East Austin urban farm raises awareness about agriculture

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HausBar Farms is a super-sustainable urban farm and guesthouse in the heart of Austin, TX.

By Gerardo Gonzalez
The Daily Texan
Apr 26, 2017

Excerpt:

Though Barger maintains beneficial rapport with the community, she did run into some issues with the city. In 2012, complaints from neighbors prompted a city inspection, which found several code violations on the lot, forcing Hausbar to shut down.

As a result, urban farm supporters began calling for changes to Austin’s urban farm code. Barger said she worked with the city to clear up the violations on her lot and was eventually allowed to open the farm again.

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May 5, 2017   Comments Off on East Austin urban farm raises awareness about agriculture

Chatting with the founders of Alma Backyard Farms in Los Angeles

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Our focus is on reconnecting people through their food and to each other. Waste stems from a lack of connectedness.

By Noelle Carter
LA Times
Apr 26, 2017

Excerpt:

Where do you find the land to farm? Do you really farm in backyards?

Erika Cuellar: We started in backyards, but we’ve grown. We have a partnership with a transitional home in South L.A., and that particular home houses predominantly “lifers” — men who have served life sentences. We’ve basically transformed the outside of this home that houses 16 guys into an urban farm with a garden, chickens and about 20 fruit trees. It’s really about taking underutilized land and making it productive. We don’t farm acres of land; everything is urban, and they are small farms.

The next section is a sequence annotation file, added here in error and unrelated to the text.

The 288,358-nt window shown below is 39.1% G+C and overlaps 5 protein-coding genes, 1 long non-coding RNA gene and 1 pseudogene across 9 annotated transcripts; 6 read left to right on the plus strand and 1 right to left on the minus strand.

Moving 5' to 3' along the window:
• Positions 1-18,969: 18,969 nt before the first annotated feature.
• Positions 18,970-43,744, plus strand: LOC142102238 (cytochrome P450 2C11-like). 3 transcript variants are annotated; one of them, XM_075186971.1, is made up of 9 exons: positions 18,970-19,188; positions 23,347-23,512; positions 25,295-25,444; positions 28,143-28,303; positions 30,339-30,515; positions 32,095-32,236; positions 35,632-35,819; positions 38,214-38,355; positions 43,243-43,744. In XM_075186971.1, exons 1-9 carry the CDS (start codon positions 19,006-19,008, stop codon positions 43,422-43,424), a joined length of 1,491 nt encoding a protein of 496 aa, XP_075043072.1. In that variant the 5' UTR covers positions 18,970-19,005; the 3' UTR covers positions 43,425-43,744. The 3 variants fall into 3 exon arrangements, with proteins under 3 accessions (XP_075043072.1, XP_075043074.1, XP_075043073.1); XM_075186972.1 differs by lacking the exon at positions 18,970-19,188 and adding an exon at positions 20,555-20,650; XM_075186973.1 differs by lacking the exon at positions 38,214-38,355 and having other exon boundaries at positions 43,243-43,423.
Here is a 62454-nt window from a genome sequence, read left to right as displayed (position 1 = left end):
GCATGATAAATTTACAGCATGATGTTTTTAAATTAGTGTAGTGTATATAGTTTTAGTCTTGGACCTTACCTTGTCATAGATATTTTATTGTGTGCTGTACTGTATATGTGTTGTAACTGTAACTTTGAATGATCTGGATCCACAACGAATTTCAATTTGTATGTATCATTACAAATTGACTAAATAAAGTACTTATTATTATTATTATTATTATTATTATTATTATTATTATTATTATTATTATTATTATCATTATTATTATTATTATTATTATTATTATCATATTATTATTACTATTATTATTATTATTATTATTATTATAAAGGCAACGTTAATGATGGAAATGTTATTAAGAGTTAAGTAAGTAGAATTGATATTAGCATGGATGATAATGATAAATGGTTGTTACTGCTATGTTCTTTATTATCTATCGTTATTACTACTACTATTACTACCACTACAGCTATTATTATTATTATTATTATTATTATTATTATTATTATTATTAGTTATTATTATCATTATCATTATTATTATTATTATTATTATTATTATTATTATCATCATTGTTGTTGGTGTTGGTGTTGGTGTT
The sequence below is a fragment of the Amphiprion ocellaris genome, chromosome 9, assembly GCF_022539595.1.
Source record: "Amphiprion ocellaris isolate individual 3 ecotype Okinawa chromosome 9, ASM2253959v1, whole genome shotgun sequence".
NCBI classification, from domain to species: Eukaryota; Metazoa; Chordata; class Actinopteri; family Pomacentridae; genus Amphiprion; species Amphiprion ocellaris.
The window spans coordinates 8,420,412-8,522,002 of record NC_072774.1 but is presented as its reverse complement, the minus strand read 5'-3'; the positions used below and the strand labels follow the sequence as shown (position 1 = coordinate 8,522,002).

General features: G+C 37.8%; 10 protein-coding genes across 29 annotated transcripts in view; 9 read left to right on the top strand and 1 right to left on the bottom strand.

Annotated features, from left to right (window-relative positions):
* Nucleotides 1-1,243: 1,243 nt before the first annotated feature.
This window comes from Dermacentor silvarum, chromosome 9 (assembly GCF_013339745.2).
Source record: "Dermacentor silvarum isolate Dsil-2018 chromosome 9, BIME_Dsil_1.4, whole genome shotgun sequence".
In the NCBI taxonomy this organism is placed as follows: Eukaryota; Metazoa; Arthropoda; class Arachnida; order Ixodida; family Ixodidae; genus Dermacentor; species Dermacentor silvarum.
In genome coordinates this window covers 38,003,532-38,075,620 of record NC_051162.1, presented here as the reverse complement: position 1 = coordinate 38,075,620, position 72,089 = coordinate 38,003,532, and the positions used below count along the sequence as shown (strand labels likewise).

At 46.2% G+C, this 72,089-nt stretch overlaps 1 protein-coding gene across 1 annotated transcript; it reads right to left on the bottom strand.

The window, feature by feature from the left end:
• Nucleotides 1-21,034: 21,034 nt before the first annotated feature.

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May 4, 2017   Comments Off on Chatting with the founders of Alma Backyard Farms in Los Angeles

Fresh Future Farm in North Charleston is an Educational Model

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Fresh Future Farm now employs five staff members to manage the store and the field. Employees are paid through store revenue and donations.

By Tony Bertauski
Post and Courier
Apr 23, 2017

Excerpt:

What’s the hardest part about running an urban farm? Jenkins said growing the food was the easiest. Finding land and donations to get the farm started and keep it running has been the most challenging.

Limehouse Produce donated topsoil to start raised beds for the row crops. Enterprise Rental Car donated a mobile building for the grocery store. The rest of the land is a diverse garden of row crops and fruit trees that is harvested and sold inside the store.

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April 30, 2017   Comments Off on Fresh Future Farm in North Charleston is an Educational Model

Franciscan Nun’s Title is Urban Farm and Facilities Coordinator

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Sister Rita Wienken checks over new greenhouse plants with assistant farmer Aaron Lucius, a Fostoria native. Photo by Vicki Johnson.

Toledo GROWs, which started in 1996, is part of Toledo Botanical Garden and is housed at the 3-acre Robert J. Anderson Urban Agriculture Center, 900 Oneida St., Toledo.

By Vicki Johnson
The Advertiser Tribune
Apr 23, 2017

Excerpt:

Also, the program encourages people to learn how to grow and eat healthful, nutrient-rich food. To that end, the program in 2016 distributed 7,575 free packets of seeds, grew and distributed 7,521 free plants, served more than 6,500 people through community gardens and received 6,000 volunteer hours that were donated to the program.